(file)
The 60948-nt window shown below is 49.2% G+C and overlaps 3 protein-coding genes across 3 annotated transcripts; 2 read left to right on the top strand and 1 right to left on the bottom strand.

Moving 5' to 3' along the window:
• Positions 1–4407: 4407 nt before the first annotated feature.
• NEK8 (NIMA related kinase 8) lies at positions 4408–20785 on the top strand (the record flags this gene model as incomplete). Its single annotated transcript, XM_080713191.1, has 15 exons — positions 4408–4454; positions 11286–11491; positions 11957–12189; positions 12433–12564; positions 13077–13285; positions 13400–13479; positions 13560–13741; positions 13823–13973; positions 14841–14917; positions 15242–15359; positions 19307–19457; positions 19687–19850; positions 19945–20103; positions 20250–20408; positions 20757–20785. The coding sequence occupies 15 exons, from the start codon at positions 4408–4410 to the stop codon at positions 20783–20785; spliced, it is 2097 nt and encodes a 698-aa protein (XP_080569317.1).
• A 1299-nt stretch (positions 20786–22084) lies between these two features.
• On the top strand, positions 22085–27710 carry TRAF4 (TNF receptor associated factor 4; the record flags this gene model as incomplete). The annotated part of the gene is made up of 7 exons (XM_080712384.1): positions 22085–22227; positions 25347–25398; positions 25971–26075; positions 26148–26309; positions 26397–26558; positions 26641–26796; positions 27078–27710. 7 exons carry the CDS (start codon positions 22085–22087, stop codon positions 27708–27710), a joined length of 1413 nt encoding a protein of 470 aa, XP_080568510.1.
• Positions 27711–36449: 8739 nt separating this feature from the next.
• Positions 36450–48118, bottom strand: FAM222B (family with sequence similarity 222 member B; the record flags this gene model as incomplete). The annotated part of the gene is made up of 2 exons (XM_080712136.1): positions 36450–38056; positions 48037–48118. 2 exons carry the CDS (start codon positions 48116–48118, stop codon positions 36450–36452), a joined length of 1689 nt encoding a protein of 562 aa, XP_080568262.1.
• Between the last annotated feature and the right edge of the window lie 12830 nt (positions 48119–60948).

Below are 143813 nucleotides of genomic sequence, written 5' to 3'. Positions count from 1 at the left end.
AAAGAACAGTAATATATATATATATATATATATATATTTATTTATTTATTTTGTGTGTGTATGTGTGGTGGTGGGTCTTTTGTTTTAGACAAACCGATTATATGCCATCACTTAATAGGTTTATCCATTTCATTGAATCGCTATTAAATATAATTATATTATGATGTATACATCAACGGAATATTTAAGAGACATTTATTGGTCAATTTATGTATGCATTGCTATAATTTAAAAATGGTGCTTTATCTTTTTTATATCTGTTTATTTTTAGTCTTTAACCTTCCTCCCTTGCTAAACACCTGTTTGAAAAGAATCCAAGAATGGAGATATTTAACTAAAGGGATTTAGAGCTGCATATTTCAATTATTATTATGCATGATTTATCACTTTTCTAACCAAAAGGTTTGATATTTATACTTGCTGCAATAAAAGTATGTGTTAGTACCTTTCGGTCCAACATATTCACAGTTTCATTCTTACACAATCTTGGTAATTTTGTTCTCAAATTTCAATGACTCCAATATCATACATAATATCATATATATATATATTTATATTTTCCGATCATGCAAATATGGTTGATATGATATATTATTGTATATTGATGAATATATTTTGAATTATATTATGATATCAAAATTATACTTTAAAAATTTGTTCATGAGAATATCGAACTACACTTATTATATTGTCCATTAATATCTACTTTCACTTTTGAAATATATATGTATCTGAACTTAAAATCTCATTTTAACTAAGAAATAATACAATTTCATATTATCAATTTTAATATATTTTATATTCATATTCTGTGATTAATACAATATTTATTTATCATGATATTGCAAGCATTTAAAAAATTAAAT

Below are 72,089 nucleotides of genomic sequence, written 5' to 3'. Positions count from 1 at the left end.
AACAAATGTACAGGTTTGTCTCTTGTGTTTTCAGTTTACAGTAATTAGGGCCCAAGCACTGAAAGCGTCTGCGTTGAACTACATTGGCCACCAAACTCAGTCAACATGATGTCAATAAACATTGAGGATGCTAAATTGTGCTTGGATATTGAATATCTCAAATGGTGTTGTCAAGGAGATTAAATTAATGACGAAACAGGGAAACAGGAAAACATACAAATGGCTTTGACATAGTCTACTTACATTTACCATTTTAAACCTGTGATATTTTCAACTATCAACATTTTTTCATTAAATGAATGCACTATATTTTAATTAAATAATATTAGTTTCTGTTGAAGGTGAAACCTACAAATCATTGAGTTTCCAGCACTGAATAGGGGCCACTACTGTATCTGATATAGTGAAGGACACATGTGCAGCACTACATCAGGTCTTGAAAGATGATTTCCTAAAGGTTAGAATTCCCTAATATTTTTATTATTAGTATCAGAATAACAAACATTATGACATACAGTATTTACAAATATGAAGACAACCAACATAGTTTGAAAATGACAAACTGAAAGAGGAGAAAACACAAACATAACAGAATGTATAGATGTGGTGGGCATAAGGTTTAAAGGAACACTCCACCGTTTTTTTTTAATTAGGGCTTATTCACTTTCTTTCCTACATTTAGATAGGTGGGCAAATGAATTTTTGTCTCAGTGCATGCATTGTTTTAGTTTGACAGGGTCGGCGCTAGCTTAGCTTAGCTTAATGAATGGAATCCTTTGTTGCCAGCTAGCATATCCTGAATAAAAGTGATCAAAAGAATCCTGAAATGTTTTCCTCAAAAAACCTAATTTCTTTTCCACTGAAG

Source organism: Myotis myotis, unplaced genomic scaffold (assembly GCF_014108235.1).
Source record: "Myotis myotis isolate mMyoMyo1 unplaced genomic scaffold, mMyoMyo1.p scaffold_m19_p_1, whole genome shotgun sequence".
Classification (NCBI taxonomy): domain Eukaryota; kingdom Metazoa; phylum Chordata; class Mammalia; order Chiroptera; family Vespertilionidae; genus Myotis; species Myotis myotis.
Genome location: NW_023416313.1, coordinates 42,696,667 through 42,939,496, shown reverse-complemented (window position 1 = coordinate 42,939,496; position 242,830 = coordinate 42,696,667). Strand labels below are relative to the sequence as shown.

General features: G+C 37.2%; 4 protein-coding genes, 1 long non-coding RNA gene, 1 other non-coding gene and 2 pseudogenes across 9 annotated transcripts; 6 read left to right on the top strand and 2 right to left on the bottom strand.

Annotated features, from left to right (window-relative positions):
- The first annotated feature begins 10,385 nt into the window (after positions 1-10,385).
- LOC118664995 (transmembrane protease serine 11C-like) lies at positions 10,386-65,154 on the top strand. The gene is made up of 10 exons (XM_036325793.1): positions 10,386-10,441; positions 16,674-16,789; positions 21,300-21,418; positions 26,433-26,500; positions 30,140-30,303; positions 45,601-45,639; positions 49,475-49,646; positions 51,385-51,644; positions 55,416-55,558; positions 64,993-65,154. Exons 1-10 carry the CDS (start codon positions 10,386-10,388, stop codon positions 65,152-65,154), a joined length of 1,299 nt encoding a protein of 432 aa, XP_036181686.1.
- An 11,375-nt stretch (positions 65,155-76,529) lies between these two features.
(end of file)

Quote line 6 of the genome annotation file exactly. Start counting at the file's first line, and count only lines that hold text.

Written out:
• On the top strand, positions 22085–27710 carry TRAF4 (TNF receptor associated factor 4; the record flags this gene model as incomplete). The annotated part of the gene is made up of 7 exons (XM_080712384.1): positions 22085–22227; positions 25347–25398; positions 25971–26075; positions 26148–26309; positions 26397–26558; positions 26641–26796; positions 27078–27710. 7 exons carry the CDS (start codon positions 22085–22087, stop codon positions 27708–27710), a joined length of 1413 nt encoding a protein of 470 aa, XP_080568510.1.